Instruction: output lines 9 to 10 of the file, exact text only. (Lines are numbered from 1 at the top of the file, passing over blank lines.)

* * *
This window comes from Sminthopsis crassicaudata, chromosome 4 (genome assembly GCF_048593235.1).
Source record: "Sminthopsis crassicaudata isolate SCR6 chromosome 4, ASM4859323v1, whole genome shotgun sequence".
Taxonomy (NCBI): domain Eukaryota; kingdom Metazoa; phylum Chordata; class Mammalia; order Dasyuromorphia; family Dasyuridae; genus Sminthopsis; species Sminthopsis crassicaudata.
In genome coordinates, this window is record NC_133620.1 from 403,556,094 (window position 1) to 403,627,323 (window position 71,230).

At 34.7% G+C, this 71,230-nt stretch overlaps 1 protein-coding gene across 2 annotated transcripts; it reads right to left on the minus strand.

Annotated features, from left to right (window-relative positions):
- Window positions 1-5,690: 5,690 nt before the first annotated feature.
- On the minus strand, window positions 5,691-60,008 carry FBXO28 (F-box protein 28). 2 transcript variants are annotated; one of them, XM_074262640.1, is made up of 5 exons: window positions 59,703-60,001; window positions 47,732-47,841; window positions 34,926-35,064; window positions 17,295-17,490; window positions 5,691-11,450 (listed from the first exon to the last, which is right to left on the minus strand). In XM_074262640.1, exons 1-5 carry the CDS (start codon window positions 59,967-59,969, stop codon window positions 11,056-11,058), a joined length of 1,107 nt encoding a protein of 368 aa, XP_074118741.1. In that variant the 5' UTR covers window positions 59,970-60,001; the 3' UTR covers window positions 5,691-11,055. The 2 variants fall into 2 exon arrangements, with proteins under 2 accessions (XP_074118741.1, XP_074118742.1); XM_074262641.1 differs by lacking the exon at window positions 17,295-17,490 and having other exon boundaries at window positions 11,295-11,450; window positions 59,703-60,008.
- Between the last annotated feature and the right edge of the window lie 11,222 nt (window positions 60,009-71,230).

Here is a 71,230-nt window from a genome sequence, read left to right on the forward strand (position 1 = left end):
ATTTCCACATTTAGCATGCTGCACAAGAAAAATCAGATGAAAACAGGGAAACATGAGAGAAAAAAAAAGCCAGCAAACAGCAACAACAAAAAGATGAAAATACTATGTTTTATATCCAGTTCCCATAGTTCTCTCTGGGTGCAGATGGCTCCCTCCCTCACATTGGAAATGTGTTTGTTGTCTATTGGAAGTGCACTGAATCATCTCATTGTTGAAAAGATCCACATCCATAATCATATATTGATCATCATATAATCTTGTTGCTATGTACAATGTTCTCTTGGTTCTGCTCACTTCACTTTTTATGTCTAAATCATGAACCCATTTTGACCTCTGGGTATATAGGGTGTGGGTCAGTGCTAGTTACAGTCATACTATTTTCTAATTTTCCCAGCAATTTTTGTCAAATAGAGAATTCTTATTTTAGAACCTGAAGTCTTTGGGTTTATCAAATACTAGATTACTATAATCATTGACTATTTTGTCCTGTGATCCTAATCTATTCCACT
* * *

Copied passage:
- Between the last annotated feature and the right edge of the window lie 11,222 nt (window positions 60,009-71,230).

Here is a 71,230-nt window from a genome sequence, read left to right on the forward strand (position 1 = left end):